Q: Dear Father, I am a “cradle Catholic” who is dating an evangelical Christian from a “mega church” background (although I believe his extended family includes both Baptists and Methodists). He attends Mass with me often and seems interested in our Catholic faith, but one thing he doesn’t understand is our prayer to saints and our depiction of them in statues and icons. He thinks you should only pray to God. How do I explain devotion to the saints to him?
A: First, I want to commend you for treating dating as it should be — discernment. Dating, in my opinion, is discernment because you must establish with moral certitude God’s will for your relationship — does God want the two of you to enter into the sacrament of marriage with each other?
You also should be commended for your efforts to evangelize and share the faith. As you know, Catholics know and believe that there is a certain fullness of faith in the Church. Everything that God intended us to have for our salvation and sanctification is to be found in the Catholic Church. Your friend’s “interest” in the faith reminds me of my own recognition that my Protestant upbringing, as good as it was, was missing things essential to a complete and holistic understanding of God’s Word. Central to my “conversion” was the sacramental vision of Christianity so clearly present in Scripture for those with “eyes to see” (Matthew 13:15–17) but absent in much, if not all, of Protestantism.
Your friend’s question really has two parts—the role of the saints in our devotional life and the question of our depiction of saints in Christian art. Taking them in order, I would start with the biblical witness to the intercessory role of the saints in heaven.
For example, in Revelation 5:8 we find a description of John’s mystical vision of the divine liturgy in heaven: “When he [Jesus—“the Lamb”] took it [the scroll], the four living creatures and the twenty-four elders held a harp and gold bowls filled with incense, which are the prayers of the holy ones.” Here is a clear indication that the “elders” (the twelve apostles are representatives of the twelve tribes of Israel, showing the continuity between the Old and New Testaments and between Israel and the New Israel of the Church) intercede for us with our prayers. Thus the saints are our intercessors.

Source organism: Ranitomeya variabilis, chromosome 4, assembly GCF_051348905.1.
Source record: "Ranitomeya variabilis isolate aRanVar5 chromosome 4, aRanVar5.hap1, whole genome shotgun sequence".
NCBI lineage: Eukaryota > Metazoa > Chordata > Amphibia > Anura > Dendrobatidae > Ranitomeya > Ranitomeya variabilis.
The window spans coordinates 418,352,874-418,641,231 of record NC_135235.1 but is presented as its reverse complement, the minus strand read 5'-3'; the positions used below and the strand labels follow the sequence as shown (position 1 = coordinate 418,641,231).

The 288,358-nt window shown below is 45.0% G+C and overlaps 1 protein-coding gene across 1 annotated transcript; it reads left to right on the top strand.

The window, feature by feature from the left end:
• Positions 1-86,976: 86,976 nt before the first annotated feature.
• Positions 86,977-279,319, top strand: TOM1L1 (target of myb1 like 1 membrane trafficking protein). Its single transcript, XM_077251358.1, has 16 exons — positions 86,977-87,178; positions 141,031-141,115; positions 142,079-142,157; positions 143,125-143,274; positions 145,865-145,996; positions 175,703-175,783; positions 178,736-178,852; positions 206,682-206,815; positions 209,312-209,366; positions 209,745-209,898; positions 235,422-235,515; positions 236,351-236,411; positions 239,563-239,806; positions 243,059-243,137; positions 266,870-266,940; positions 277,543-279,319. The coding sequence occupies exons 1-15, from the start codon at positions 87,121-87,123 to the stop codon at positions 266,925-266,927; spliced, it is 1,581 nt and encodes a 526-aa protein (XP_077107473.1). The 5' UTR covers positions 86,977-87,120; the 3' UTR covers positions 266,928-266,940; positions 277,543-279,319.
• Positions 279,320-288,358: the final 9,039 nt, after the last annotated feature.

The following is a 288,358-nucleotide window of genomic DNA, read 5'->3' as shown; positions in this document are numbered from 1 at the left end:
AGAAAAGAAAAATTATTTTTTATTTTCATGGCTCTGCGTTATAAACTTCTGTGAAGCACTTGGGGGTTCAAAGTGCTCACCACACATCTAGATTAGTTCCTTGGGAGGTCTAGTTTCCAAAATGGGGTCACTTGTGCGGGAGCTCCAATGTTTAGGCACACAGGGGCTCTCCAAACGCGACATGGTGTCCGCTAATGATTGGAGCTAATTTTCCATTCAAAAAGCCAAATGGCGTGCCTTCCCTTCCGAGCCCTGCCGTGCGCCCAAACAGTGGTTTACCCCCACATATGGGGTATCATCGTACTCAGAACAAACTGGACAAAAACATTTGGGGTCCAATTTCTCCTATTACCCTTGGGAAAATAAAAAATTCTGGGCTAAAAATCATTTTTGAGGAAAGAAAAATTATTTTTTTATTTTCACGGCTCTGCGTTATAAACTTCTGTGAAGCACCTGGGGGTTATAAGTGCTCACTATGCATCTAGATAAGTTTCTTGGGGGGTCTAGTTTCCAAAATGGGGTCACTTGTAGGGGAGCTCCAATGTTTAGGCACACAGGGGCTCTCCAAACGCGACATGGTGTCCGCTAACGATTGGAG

In Hebrews 11 and 12, sacred Scripture holds up to us the faith of “the ancients” (Hebrews 11:2). The heroes of the Old Testament are holy examples for us to imitate: “Therefore, since we are surrounded by so great a cloud of witnesses, let us rid ourselves of every burden and sin that clings to us and persevere in running the race that lies before us while keeping our eyes fixed on Jesus, the leader and perfecter of faith” (Hebrews 12:1–2). Here we see that the saints give witness to how to “fight the good fight of faith” (1 Timothy 6:12). St. Paul also teaches the importance of imitating the saints when he says, with all true humility: “Imitate me, just as I also imitate Christ” (1 Corinthians 11:1). The saints are thus our exemplars.
In addition, I would speak to him of the mystical experience of Peter, James, and John on Mount Tabor when our Lord was transfigured before them (Luke 9:28–36). In this particular “retreat,” when Jesus goes up to pray, we see him conversing with two Old Testament “saints,” Moses and Elijah, representing the law and the prophets. They speak with him of his upcoming pasch (his “Passover,” or exodus). Here we see the communion of the saints as Jesus stands in the Father’s presence with Moses and Elijah. Thus the saints are our companions and our friends on the pilgrim journey of faith.
This understanding of the saints as intercessors, examples, and friends also makes it easier to explain our art and piety. Similar to the pictures of our friends and family we display around our house or our office, the statues and icons of saints call to mind their example and their companionship. They remind us to stay in communion with them, ask for their intercession, and imitate their virtue. They should always lead us toward a deeper union with Jesus.
With Mary, all the saints teach us “to do whatever he tells us” (see John 2:5), and with St. Paul they all say, each in their own way, “Imitate me as I imitate Christ.” Thus the saints, far from being any distraction from our love of God, aid us in “keeping our eyes fixed on Jesus.” In a way, one definition of a saint is someone in heaven whose eyes are totally fixed upon Jesus, “the leader and perfecter of faith.”